A medical detox program is generally considered to offer the highest level of care for OxyContin withdrawal. With medical detox, vital physical signs can be continuously monitored, and medications can be used to manage specific side effects of withdrawal. Additionally, trained staff can provide continuous and ongoing support and encouragement to help prevent and minimize relapse.
The dangers of relapse include a heightened risk for fatal overdose. The National Institute on Drug Abuse (NIDA) publishes that nearly 20,000 Americans died from an overdose involving a prescription opioid pain reliever in 2016.
There are several factors to consider as you figure out the best option for detox. Each person is different, and what works for one individual may not be the best plan for someone else. Each family will need to consider what matters to them personally.
Medical detox is often the optimal choice when high levels of dependence are present, as it can provide the necessary medical monitoring and emotional support along with medication management during withdrawal. A calm, encouraging, stable, and safe environment is important during detox. It can be helpful to spend at least a week in a secure medical detox facility to allow the brain and body time to heal without outside distractions. Other drugs and alcohol can complicate withdrawal in unpredictable ways, so medical detox is generally considered the best place to manage withdrawal when multiple substances are involved.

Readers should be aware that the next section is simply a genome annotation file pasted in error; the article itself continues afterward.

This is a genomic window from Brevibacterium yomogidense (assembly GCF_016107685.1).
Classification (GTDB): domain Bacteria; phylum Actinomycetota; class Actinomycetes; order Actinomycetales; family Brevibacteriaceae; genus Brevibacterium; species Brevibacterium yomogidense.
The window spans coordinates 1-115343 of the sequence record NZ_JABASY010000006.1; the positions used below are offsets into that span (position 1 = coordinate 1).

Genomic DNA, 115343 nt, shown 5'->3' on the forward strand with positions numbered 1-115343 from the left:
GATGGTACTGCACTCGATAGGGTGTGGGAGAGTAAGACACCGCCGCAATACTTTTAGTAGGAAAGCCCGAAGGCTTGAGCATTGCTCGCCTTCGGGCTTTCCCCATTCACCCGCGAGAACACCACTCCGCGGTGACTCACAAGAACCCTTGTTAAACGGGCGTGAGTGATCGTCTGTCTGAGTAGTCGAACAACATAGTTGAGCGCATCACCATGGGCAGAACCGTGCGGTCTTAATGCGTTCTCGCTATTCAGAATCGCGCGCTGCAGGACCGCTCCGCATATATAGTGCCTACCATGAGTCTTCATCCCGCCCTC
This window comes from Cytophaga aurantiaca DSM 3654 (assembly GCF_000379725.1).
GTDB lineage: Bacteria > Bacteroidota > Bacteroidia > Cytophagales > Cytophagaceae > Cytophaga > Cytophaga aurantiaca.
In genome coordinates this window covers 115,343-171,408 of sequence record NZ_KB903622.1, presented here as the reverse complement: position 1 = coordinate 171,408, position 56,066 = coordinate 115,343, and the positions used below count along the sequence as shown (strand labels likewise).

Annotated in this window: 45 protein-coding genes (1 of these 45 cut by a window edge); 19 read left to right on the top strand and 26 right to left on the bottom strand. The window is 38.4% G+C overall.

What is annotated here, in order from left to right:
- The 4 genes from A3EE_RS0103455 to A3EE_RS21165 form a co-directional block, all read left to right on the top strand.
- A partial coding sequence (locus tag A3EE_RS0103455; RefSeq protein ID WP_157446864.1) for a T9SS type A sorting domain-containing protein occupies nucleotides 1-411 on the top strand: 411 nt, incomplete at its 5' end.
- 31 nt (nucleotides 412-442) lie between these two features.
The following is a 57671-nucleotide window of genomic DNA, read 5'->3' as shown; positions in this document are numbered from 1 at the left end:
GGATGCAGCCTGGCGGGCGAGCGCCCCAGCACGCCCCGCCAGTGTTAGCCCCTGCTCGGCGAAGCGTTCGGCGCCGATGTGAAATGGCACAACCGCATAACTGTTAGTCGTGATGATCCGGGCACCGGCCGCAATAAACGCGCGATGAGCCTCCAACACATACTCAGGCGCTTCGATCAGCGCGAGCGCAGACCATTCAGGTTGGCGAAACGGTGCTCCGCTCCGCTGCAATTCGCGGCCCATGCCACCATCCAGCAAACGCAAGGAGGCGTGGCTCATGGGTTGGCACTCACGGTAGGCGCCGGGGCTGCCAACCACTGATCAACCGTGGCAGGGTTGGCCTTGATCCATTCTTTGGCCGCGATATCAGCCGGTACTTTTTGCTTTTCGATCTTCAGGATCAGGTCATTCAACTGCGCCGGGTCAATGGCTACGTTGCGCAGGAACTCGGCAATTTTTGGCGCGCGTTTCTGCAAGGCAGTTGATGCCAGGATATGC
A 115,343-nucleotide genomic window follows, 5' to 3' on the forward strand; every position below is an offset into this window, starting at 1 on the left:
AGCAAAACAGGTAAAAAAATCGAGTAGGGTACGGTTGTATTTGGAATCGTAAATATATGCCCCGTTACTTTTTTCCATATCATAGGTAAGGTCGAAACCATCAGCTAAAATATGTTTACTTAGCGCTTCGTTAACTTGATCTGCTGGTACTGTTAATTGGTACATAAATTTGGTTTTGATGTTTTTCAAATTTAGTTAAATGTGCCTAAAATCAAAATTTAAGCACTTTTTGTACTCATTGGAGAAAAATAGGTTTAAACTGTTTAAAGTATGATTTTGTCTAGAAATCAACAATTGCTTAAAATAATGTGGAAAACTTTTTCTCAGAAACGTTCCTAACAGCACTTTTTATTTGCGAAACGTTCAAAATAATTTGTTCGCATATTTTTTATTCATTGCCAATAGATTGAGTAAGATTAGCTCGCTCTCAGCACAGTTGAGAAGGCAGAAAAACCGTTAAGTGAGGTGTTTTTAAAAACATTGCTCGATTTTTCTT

Additional treatments that can be beneficial during OxyContin withdrawal in a detox program include:
The Behavioral Health Treatment Services Locator operated by the Substance Abuse and Mental Health Services Administration (SAMHSA) can provide information on local treatment options and types based on ZIP code. Families and individuals can use this tool to get more information on nearby program locations.
A detox program can manage the side effects of OxyContin withdrawal. In doing so, these programs help to minimize episodes of relapse and lessen the severity and duration of withdrawal in general.